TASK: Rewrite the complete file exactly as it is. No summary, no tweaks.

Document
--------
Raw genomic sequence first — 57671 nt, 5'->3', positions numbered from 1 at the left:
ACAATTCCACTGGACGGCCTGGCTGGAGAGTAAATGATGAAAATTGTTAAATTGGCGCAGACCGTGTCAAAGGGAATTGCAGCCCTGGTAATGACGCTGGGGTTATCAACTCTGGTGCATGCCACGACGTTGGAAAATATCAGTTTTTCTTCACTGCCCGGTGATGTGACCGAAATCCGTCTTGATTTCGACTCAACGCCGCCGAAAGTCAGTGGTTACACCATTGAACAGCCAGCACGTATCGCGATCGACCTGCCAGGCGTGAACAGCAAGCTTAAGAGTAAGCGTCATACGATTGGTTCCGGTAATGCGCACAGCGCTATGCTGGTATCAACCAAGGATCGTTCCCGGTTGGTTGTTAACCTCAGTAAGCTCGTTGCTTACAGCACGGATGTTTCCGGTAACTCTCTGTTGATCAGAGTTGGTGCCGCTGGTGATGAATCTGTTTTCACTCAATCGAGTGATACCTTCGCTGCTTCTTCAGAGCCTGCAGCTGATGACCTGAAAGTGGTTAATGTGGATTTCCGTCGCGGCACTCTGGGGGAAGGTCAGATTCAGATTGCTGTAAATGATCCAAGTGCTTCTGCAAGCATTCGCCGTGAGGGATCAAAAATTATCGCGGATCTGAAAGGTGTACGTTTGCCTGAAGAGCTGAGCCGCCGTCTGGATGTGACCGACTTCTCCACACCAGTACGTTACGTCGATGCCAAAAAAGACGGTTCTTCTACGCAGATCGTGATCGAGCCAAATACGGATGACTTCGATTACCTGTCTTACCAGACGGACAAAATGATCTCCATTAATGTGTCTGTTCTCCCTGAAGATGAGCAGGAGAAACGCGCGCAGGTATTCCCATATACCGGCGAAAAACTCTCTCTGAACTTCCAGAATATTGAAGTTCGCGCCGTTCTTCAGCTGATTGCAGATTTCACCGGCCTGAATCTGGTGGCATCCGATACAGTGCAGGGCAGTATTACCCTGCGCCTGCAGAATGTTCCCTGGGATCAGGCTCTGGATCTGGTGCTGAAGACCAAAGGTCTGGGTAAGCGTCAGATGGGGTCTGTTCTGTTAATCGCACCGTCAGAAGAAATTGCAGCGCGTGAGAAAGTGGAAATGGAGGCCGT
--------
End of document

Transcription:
Raw genomic sequence first — 57671 nt, 5'->3', positions numbered from 1 at the left:
ACAATTCCACTGGACGGCCTGGCTGGAGAGTAAATGATGAAAATTGTTAAATTGGCGCAGACCGTGTCAAAGGGAATTGCAGCCCTGGTAATGACGCTGGGGTTATCAACTCTGGTGCATGCCACGACGTTGGAAAATATCAGTTTTTCTTCACTGCCCGGTGATGTGACCGAAATCCGTCTTGATTTCGACTCAACGCCGCCGAAAGTCAGTGGTTACACCATTGAACAGCCAGCACGTATCGCGATCGACCTGCCAGGCGTGAACAGCAAGCTTAAGAGTAAGCGTCATACGATTGGTTCCGGTAATGCGCACAGCGCTATGCTGGTATCAACCAAGGATCGTTCCCGGTTGGTTGTTAACCTCAGTAAGCTCGTTGCTTACAGCACGGATGTTTCCGGTAACTCTCTGTTGATCAGAGTTGGTGCCGCTGGTGATGAATCTGTTTTCACTCAATCGAGTGATACCTTCGCTGCTTCTTCAGAGCCTGCAGCTGATGACCTGAAAGTGGTTAATGTGGATTTCCGTCGCGGCACTCTGGGGGAAGGTCAGATTCAGATTGCTGTAAATGATCCAAGTGCTTCTGCAAGCATTCGCCGTGAGGGATCAAAAATTATCGCGGATCTGAAAGGTGTACGTTTGCCTGAAGAGCTGAGCCGCCGTCTGGATGTGACCGACTTCTCCACACCAGTACGTTACGTCGATGCCAAAAAAGACGGTTCTTCTACGCAGATCGTGATCGAGCCAAATACGGATGACTTCGATTACCTGTCTTACCAGACGGACAAAATGATCTCCATTAATGTGTCTGTTCTCCCTGAAGATGAGCAGGAGAAACGCGCGCAGGTATTCCCATATACCGGCGAAAAACTCTCTCTGAACTTCCAGAATATTGAAGTTCGCGCCGTTCTTCAGCTGATTGCAGATTTCACCGGCCTGAATCTGGTGGCATCCGATACAGTGCAGGGCAGTATTACCCTGCGCCTGCAGAATGTTCCCTGGGATCAGGCTCTGGATCTGGTGCTGAAGACCAAAGGTCTGGGTAAGCGTCAGATGGGGTCTGTTCTGTTAATCGCACCGTCAGAAGAAATTGCAGCGCGTGAGAAAGTGGAAATGGAGGCCGT